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Journal Staff Research Guide

A guide to help law journal staff members with the process of writing and editing law journal articles.

What is a preemption check?

Your article must be original to be publishable in a law journal. If other articles have already been published on your topic and they cover the topic so thoroughly that there is nothing new for you to add to the conversation, then your article is not original and it has been preempted.

A preemption check is essentially a thorough search of the legal literature to find every article that has already been written on your topic to determine whether someone has already published the same article as the one that you are planning on writing.

Why do a preemption check?

In addition to being necessary to publish (your article must be original in order to be publishable), a preemption check will also:

Save you time: A thorough preemption check will save you from researching and writing about a moot topic, or from having to come up with a new topic far into the semester (this frequently happens to students who don't do a preemption check early on in the research and writing process!).

Jumpstart your research: Finding published articles on your topic and seeing how others have analyzed the issue is not only necessary for a preemption check, but it also serves as the initial research for your own article.

Improve your writing: Reading lots of law journal articles is the best way to get a sense of how to write a law journal article. By reading lots of articles during the preemption check process, you will have a better idea of how to organize and write your own article.

Improve your analysis: A good law journal article engages with other thoughtful scholars who have already published on topics related to what you are writing about. The quality of your article will be much better if you have a good understanding of the existing literature and you engage with that literature in your article.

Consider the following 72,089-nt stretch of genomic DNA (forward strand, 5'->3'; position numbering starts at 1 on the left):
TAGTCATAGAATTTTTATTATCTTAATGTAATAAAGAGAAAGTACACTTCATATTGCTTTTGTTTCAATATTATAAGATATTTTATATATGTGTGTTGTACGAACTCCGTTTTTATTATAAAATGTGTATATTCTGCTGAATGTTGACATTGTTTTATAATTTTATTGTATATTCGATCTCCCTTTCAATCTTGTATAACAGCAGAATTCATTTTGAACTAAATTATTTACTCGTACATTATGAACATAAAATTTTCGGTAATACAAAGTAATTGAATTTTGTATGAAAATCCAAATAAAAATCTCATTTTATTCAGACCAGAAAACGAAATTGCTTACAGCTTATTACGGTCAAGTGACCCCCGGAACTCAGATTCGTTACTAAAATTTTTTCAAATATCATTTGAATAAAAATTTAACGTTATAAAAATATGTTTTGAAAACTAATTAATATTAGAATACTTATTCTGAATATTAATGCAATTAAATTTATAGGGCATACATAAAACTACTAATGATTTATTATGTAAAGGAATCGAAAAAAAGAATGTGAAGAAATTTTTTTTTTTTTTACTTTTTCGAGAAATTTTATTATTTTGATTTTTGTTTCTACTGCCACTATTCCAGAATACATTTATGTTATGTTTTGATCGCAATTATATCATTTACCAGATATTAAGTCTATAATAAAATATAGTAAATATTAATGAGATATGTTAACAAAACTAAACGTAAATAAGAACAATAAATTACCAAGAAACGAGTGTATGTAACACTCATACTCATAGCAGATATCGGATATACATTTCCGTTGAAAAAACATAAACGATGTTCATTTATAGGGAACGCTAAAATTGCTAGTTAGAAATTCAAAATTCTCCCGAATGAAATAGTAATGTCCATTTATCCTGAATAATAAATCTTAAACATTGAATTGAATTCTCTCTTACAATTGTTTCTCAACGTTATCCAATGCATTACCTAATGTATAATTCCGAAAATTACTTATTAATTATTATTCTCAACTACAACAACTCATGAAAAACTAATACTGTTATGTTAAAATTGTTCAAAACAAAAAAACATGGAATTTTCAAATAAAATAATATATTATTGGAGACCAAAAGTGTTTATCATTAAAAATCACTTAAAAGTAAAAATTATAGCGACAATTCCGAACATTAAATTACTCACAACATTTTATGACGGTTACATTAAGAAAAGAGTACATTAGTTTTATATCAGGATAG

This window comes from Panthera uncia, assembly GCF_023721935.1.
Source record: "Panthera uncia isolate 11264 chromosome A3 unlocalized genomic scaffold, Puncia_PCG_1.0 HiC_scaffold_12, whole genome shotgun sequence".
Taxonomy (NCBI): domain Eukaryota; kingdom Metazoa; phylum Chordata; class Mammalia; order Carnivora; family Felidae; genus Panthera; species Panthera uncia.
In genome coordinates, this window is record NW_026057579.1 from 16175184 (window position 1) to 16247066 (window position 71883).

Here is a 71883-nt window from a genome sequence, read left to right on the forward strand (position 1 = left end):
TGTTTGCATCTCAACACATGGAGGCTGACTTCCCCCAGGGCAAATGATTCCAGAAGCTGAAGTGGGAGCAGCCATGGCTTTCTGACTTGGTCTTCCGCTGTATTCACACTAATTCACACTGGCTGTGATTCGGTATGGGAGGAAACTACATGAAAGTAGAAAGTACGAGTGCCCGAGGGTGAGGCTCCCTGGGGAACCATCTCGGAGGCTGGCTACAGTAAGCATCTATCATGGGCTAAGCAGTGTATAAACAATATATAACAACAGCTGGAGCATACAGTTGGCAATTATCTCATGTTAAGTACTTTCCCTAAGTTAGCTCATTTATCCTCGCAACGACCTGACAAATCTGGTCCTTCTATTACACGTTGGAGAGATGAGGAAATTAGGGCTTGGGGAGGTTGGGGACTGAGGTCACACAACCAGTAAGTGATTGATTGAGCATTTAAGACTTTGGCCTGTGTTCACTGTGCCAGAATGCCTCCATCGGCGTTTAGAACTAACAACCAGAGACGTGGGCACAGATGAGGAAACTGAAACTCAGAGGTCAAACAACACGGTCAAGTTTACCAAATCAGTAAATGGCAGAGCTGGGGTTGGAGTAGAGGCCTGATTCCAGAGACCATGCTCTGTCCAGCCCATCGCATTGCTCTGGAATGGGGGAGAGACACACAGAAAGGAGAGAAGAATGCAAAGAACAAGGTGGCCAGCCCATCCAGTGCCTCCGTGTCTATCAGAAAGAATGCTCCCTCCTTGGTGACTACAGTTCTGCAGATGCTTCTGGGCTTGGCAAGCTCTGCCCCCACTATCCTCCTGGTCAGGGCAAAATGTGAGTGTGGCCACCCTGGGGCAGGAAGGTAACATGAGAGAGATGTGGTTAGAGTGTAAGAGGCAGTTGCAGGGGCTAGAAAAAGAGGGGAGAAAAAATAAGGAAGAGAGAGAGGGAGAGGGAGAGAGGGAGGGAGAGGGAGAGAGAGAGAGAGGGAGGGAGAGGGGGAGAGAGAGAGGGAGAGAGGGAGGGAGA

When should you do a preemption check?

You should do a preemption check:

  • before you finalize your topic and start researching and writing your article,
  • each time you submit a draft to an editor for review, and
  • before your article is published.

Because it typically takes a long time to research, write, and publish a law journal article, it is important to repeat the preemption check process when submitting drafts and before publication to ensure your article is still original.

How to do a preemption check


Graphic depicting the four steps of the preemption check process, which are discussed in detail below


There are four basic steps for completing a preemption check:


Step 1: Search Google Scholar for articles on or closely related to your topic.


Step 2: Search the law journal databases on Westlaw and Lexis. It is important to search both, because Westlaw and Lexis do not have identical coverage for law review articles—some journals are available on Lexis but not Westlaw, and vice versa.


Step 3: Search the (less frequently used but highly useful) Index to Legal Periodicals database. If you have questions about accessing or searching in this database, please don't hesitate to ask a law librarian for help.


Step 4: Search the Social Science Research Network (SSRN) for forthcoming and recently published articles on your topic.

What to do if you find a similar article

First of all, don't panic!

You may come across articles that are similar or related to your topic, but that does not necessarily mean that you cannot write about the topic too. You will have to exercise some judgment in deciding whether your topic has been preempted.

Key questions to ask yourself include:

  • Is the similar article outdated, poorly argued, or written from a different perspective?
  • Can you adjust your topic to engage with the existing scholarship in an original way? (For example, critique another author's analysis and propose something different, or provide a comparative analysis of the topic by focusing on a different jurisdiction.)
  • How can you add to the scholarly discussion of this topic?

Don't be too quick to reject a topic as preempted—there may be a way to adjust your claim or analysis or conclusion to avoid preemption—but also be willing to drop it if there really is nothing left for you to contribute.

If you aren't sure whether to proceed with a proposed topic, talk to your journal editors or faculty advisors.

Final tips

Keep track of the relevant resources that you find throughout the topic selection and preemption check process by saving pdf copies and keeping track of citation information and links in one place (such as a Word doc, Google doc, OneNote, PowerNotes—whatever system works best for you).

Create permalinks as you go for resources that you find on the internet. You do not want to find months into your research and writing process that a key resource has disappeared from the open web! Here is a quick tutorial on how to create permalinks with Perma Tutorial. Note that you do not need permalinks for articles that you find in a database like Westlaw or Lexis.

Don't procrastinate and don't hesitate to ask for help if you are feeling overwhelmed or stuck.